If we study the meaning of each part of the Ark of the Covenant we will receive a wonderful salvation message.
The Ark of the Covenant with the Mercy Seat and the Cherubim was located on the other side of the veil in the Most Holy Place. There the High Priest entered only once a year to sprinkle sacrificial blood on top of the Mercy Seat.
The appearance of the Ark was quite awesome, not only because of its brilliant gold, but also because of the mysterious light that hovered over the center of it—the Shekinah Glory, which was the glory of the very presence of God.
The Ark itself (without its lid) was just a box, 3 ½ feet long, 2 ½ feet wide and 2 ½ feet deep. It was made of acacia wood overlaid with gold. The wood represented the humanity of Christ, and the gold, His deity.
The main purpose of this golden chest (it appears) was for the safe keeping of three very important articles: Aaron’s rod, the golden pot of manna, and the two tablets of stone on which were written the Ten Commandments. Much could be said about these articles and what they represent; however, let me tell you what Charles Fuller has said about them. “… [They were] articles most cherished because they signified God’s mighty, miraculous deeds on Israel’s behalf.”
The most impressive part of the Ark was its cover, which was made of pure gold. But it was not just a flat piece of gold. Two Cherubim were hammered out from it, one on each end, which were made to have their wings spread upward and overshadowing the cover, each with eyes that gazed down at the blood sprinkled on the cover, also called the Mercy Seat (Ex. 25:17-22).
According to Charles Fuller, their gaze upon the blood was quite significant. He said, “If the Cherubim’s attention was constantly focused upon the shed blood of sacrificial animals in the Old Testament times, how much more should our attention be centered upon the cross, where Christ’s blood made atonement for our sins!”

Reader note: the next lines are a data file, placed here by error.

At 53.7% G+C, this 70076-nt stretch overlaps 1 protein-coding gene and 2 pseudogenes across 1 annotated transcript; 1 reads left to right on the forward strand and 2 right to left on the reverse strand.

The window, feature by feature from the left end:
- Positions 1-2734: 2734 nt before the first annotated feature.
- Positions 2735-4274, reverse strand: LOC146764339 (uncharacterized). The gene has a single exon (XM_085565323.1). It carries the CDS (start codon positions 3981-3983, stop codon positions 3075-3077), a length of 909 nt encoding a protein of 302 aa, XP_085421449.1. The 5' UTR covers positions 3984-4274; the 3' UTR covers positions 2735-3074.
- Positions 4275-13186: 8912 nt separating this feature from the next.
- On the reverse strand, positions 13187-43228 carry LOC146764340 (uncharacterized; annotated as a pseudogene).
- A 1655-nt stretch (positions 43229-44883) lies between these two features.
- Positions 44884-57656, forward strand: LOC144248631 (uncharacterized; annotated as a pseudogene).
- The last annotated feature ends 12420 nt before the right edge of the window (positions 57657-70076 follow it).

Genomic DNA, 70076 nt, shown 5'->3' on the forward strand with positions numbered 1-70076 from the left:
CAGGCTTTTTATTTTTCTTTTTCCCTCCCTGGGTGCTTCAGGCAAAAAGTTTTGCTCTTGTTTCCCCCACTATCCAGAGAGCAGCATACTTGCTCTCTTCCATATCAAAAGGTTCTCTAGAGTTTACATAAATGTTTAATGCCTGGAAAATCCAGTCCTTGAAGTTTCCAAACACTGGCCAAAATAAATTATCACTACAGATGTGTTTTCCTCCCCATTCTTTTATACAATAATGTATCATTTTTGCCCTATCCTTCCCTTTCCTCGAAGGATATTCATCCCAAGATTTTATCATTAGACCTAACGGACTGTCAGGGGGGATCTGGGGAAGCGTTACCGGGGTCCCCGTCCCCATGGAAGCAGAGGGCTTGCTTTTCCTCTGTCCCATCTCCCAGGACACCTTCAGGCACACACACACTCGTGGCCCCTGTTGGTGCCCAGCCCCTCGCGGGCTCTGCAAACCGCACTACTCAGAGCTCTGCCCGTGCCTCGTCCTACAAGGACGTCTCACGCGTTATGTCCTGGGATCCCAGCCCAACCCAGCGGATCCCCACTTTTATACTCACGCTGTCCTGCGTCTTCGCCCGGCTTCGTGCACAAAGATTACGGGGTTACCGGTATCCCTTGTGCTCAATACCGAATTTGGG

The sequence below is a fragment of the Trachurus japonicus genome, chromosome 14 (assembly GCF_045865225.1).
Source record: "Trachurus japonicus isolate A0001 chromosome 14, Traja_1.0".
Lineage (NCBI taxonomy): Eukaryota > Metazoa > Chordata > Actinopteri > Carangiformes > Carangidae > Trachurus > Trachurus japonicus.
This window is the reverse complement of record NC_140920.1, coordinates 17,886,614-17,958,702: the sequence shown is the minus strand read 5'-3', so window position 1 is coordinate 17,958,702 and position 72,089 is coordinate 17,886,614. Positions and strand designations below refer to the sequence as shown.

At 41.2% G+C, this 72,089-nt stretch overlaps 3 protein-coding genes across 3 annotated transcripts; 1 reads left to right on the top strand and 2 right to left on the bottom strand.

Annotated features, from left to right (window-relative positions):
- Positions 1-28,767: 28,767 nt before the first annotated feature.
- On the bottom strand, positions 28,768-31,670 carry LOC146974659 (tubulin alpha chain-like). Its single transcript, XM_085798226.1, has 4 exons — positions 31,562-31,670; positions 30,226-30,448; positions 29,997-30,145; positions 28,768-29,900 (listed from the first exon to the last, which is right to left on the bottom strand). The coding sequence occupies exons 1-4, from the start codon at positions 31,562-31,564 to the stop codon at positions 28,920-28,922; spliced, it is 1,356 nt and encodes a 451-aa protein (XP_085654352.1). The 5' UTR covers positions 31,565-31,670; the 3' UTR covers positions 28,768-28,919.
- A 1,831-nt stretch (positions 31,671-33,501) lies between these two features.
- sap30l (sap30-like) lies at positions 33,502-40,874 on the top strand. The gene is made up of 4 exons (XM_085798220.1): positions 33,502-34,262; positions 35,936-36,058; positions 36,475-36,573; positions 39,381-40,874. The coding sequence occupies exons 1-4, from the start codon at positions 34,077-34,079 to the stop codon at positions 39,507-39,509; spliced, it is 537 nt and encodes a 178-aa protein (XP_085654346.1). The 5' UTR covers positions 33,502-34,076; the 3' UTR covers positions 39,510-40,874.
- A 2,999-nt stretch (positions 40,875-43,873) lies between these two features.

This is so true, but I would emphasize here that God intended for us to see the cherubim gazing not at the blood of animals, but rather at what the animal’s blood represented—the precious blood of Christ. Those Cherubim I believe were made to be in awe not of the shed blood of animals, but of the blood of Christ shed for us. That is, they were in awe, as we should be, that God loves us so much that He gave His only begotten Son that whosoever believes in Him should not perish but have everlasting life (Jn. 3:16).
Moreover, the Mercy Seat was for Israel—and also for us—a covering. For Israel (in Old Testament times), it was meant not only to keep the dust off of the articles in the chest, but also to cover, or to put a lid on the wrath of God—which proceeded from the tablets of stone in the ark (God’s written law). Stories have been told of those who peered into the Ark and died from the power of God (1 Sam. 6:19). And we will also perish if we try to live according to the law of God on our own strength, because we have all transgressed His law. As Galatians 3:10 states, “All who rely on observing the law are under a curse, for it is written: ‘Cursed is everyone who does not continue to do everything written in the Book of the Law.’”
Accordingly, we must now rely on what the blood sprinkled Mercy Seat represents for us: the blood of Jesus Christ as a propitiation for our sins—which, in fact, it is. But it covers not all people, it covers only those who have come to the place where the Shekinah Glory hovered—to repent of their sins and cry out to God for mercy. There at the mercy seat, which represents the cross, God applied (and will continue to apply) the blood of Christ to our heart, which forgives our sins, and covers (appease, propitiate) the wrath of God for us forever.
Praise God! Forever He clothes us in righteousness. As Charles Fuller writes, “Our own righteousness is as filthy rags, but if we take Christ to be our propitiatory covering we will be clothed in the bridal dress of His righteousness (Isaiah 61:10).”
So, as we come, finally, to the Ark in our prayer journey, let us thank God that the veil was rent in two at His death—making it possible to come boldly into His presence, to commune with Him at any time. And let us thank Him for His mercy and for the merciful covering of the blood of Jesus that covers the wrath of God for us who believe. Let us praise Him and rejoice in His great love for us, for He has given us entrance into His presence and into His realm of glory and kingship. In this Most Holy Place, surrounded by the Shekinah glory, we sit with Christ on His throne to pray. Hallelujah! What great confidence we can have in Him as we pray!
Source: Charles E. Fuller, The Tabernacle in the Wilderness (USA: Fleming H. Revell company, n.d.), p. 80-90.